The electric bass guitar is larger with a longer neck and scale length than a standard electric guitar
. With only four strings, tuned one octave lower in pitch than the bass strings of an electric guitar, it is played with the fingers by plucking, slapping- even picking. The electric bass guitar relies on the pickup to capture and carry the sound from the guitar to the amplifier. Used in all genres of popular music, the bass guitar is particularly notable as a solo instrument in jazz and blues but plays a large role in rock, pop and metal as well.
Bass guitars can be both fretted or frettless, meaning that some bass guitars have frets, metal bars on the fingerboard, and others do not. The original Fender bass guitar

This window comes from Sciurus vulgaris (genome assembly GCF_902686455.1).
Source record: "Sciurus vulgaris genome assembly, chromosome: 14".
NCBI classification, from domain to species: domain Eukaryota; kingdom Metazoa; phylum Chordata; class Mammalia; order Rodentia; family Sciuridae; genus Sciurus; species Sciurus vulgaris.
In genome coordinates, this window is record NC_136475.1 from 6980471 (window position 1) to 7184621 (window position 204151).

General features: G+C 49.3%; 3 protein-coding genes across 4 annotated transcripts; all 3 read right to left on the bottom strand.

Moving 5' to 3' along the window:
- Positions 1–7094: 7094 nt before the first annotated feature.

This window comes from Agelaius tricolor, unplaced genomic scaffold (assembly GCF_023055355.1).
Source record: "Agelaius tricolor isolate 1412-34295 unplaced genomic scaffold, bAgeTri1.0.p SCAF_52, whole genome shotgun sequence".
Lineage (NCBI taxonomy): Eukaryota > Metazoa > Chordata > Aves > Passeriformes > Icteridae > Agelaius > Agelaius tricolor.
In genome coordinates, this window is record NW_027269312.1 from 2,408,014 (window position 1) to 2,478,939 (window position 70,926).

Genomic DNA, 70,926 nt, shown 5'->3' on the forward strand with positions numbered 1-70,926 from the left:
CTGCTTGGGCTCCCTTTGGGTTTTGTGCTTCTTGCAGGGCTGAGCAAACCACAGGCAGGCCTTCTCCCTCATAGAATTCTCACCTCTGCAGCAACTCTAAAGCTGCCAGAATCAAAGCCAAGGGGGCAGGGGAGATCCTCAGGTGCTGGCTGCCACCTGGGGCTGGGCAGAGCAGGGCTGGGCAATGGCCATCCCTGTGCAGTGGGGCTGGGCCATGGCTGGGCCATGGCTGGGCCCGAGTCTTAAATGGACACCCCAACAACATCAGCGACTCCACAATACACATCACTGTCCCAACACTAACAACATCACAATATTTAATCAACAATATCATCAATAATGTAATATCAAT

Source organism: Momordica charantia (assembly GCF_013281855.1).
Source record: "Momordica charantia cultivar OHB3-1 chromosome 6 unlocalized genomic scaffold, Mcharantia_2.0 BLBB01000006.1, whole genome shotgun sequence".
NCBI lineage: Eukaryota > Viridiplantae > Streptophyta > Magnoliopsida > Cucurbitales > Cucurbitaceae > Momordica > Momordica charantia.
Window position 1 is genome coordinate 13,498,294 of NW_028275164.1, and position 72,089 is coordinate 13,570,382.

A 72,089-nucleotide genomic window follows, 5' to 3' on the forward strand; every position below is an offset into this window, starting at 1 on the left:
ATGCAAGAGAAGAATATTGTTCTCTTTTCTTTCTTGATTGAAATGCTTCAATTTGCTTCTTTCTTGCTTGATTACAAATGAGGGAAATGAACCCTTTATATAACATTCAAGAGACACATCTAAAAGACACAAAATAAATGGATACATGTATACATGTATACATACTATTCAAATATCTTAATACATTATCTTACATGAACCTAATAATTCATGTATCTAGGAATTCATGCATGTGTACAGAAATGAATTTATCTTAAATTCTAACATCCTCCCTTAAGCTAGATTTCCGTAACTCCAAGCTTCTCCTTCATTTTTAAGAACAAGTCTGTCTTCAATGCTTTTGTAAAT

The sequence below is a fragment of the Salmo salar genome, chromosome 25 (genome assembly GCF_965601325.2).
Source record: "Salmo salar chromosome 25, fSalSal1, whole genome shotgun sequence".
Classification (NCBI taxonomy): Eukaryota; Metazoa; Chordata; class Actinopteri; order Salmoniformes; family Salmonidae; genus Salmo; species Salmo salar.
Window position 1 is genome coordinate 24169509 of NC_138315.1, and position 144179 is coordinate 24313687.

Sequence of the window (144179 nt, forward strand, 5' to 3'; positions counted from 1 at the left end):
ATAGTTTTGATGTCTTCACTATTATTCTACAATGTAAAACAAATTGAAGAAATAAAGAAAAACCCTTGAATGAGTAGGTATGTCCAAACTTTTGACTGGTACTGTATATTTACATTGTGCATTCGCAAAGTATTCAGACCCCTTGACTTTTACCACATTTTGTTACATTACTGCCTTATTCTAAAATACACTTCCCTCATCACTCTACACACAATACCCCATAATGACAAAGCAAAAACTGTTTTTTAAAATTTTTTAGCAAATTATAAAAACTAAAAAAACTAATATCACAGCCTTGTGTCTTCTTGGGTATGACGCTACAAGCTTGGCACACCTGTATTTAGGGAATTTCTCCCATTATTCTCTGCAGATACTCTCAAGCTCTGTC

had 20 frets, but the standard today is 24 or more. The frets of a bass are divided into semitones, with 12 semitones creating one octave. Players use these frets to guide their playing and to create the note that they want. Fretless basses are played by pressing the string directly onto the wood of the fingerboard producing a distinctive sound. The so-called "mwaah" sound is made by the string buzzing or vibrating directly on the fingerboard. A fretless bass
allows musicians the freedom to be more expressive. Although they do not have frets, most of these basses have an inlay marking where the fret would be to help guide the musician's performance.
The electric bass guitar is a solid body instrument, however the electric/acoustic bass guitar has a hollow body. This hollow body allows the vibration from the plucked strings to resonate and create the bass sound. Relying on pickups that carry the sound to the amplifier, just as they do in standard acoustic guitars
, electric/acoustic bass guitars can be played with or without amplification.
Legends in the music industry, there are signature basses by Mark Hoppus, Nikki Sixx and Reggie Hamilton